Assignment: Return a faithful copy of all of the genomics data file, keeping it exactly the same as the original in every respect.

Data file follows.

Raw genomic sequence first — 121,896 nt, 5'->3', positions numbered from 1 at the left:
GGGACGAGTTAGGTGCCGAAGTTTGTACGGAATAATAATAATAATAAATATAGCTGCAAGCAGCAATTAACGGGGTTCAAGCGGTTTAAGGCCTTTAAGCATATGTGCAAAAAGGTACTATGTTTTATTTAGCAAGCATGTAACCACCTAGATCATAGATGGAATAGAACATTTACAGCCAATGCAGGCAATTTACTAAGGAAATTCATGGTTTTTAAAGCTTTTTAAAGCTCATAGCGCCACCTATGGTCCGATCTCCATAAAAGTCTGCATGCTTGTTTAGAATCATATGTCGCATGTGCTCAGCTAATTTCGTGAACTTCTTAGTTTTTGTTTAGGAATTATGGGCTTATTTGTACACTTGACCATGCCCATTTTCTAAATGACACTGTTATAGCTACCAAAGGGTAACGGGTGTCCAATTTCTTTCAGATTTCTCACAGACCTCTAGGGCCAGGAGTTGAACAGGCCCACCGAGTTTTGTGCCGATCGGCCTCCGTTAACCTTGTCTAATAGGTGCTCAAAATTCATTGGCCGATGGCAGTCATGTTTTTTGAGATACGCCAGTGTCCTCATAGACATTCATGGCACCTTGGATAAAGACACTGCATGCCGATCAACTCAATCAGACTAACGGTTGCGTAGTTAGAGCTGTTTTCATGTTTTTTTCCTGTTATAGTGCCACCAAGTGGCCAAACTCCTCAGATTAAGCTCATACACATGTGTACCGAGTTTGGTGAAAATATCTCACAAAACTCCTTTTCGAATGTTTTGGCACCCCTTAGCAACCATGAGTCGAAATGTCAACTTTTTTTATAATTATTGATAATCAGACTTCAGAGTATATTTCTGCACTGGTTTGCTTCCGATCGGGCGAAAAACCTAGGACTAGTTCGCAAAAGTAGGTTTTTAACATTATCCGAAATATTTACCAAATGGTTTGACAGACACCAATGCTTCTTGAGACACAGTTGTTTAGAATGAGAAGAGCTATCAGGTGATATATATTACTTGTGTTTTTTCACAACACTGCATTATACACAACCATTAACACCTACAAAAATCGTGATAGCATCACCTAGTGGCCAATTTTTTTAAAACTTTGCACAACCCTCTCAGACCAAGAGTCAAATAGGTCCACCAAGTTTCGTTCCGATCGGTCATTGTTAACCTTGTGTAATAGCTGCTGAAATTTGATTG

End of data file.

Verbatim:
Raw genomic sequence first — 121,896 nt, 5'->3', positions numbered from 1 at the left:
GGGACGAGTTAGGTGCCGAAGTTTGTACGGAATAATAATAATAATAAATATAGCTGCAAGCAGCAATTAACGGGGTTCAAGCGGTTTAAGGCCTTTAAGCATATGTGCAAAAAGGTACTATGTTTTATTTAGCAAGCATGTAACCACCTAGATCATAGATGGAATAGAACATTTACAGCCAATGCAGGCAATTTACTAAGGAAATTCATGGTTTTTAAAGCTTTTTAAAGCTCATAGCGCCACCTATGGTCCGATCTCCATAAAAGTCTGCATGCTTGTTTAGAATCATATGTCGCATGTGCTCAGCTAATTTCGTGAACTTCTTAGTTTTTGTTTAGGAATTATGGGCTTATTTGTACACTTGACCATGCCCATTTTCTAAATGACACTGTTATAGCTACCAAAGGGTAACGGGTGTCCAATTTCTTTCAGATTTCTCACAGACCTCTAGGGCCAGGAGTTGAACAGGCCCACCGAGTTTTGTGCCGATCGGCCTCCGTTAACCTTGTCTAATAGGTGCTCAAAATTCATTGGCCGATGGCAGTCATGTTTTTTGAGATACGCCAGTGTCCTCATAGACATTCATGGCACCTTGGATAAAGACACTGCATGCCGATCAACTCAATCAGACTAACGGTTGCGTAGTTAGAGCTGTTTTCATGTTTTTTTCCTGTTATAGTGCCACCAAGTGGCCAAACTCCTCAGATTAAGCTCATACACATGTGTACCGAGTTTGGTGAAAATATCTCACAAAACTCCTTTTCGAATGTTTTGGCACCCCTTAGCAACCATGAGTCGAAATGTCAACTTTTTTTATAATTATTGATAATCAGACTTCAGAGTATATTTCTGCACTGGTTTGCTTCCGATCGGGCGAAAAACCTAGGACTAGTTCGCAAAAGTAGGTTTTTAACATTATCCGAAATATTTACCAAATGGTTTGACAGACACCAATGCTTCTTGAGACACAGTTGTTTAGAATGAGAAGAGCTATCAGGTGATATATATTACTTGTGTTTTTTCACAACACTGCATTATACACAACCATTAACACCTACAAAAATCGTGATAGCATCACCTAGTGGCCAATTTTTTTAAAACTTTGCACAACCCTCTCAGACCAAGAGTCAAATAGGTCCACCAAGTTTCGTTCCGATCGGTCATTGTTAACCTTGTGTAATAGCTGCTGAAATTTGATTG